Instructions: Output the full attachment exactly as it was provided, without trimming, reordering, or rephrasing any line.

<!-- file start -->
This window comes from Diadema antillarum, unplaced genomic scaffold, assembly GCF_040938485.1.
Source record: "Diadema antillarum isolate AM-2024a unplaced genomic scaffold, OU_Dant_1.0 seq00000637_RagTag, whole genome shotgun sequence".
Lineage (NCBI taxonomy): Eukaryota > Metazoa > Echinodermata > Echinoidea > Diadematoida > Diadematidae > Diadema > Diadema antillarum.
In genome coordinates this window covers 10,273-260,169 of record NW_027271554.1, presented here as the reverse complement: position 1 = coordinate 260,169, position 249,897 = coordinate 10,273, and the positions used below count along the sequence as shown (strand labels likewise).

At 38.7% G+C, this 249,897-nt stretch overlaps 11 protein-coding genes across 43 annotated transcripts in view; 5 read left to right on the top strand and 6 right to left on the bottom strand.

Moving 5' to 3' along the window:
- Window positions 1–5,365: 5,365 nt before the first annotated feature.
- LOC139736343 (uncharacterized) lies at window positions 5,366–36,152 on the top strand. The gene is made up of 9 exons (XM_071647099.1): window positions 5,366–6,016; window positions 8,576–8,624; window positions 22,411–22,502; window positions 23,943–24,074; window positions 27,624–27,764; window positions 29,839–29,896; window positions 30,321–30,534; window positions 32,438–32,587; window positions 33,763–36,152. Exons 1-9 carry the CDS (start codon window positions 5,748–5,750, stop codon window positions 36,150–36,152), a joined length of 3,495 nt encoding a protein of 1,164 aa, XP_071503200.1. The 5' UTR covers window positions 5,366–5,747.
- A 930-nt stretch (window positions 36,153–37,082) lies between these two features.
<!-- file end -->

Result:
This window comes from Diadema antillarum, unplaced genomic scaffold, assembly GCF_040938485.1.
Source record: "Diadema antillarum isolate AM-2024a unplaced genomic scaffold, OU_Dant_1.0 seq00000637_RagTag, whole genome shotgun sequence".
Lineage (NCBI taxonomy): Eukaryota > Metazoa > Echinodermata > Echinoidea > Diadematoida > Diadematidae > Diadema > Diadema antillarum.
In genome coordinates this window covers 10,273-260,169 of record NW_027271554.1, presented here as the reverse complement: position 1 = coordinate 260,169, position 249,897 = coordinate 10,273, and the positions used below count along the sequence as shown (strand labels likewise).

At 38.7% G+C, this 249,897-nt stretch overlaps 11 protein-coding genes across 43 annotated transcripts in view; 5 read left to right on the top strand and 6 right to left on the bottom strand.

Moving 5' to 3' along the window:
- Window positions 1–5,365: 5,365 nt before the first annotated feature.
- LOC139736343 (uncharacterized) lies at window positions 5,366–36,152 on the top strand. The gene is made up of 9 exons (XM_071647099.1): window positions 5,366–6,016; window positions 8,576–8,624; window positions 22,411–22,502; window positions 23,943–24,074; window positions 27,624–27,764; window positions 29,839–29,896; window positions 30,321–30,534; window positions 32,438–32,587; window positions 33,763–36,152. Exons 1-9 carry the CDS (start codon window positions 5,748–5,750, stop codon window positions 36,150–36,152), a joined length of 3,495 nt encoding a protein of 1,164 aa, XP_071503200.1. The 5' UTR covers window positions 5,366–5,747.
- A 930-nt stretch (window positions 36,153–37,082) lies between these two features.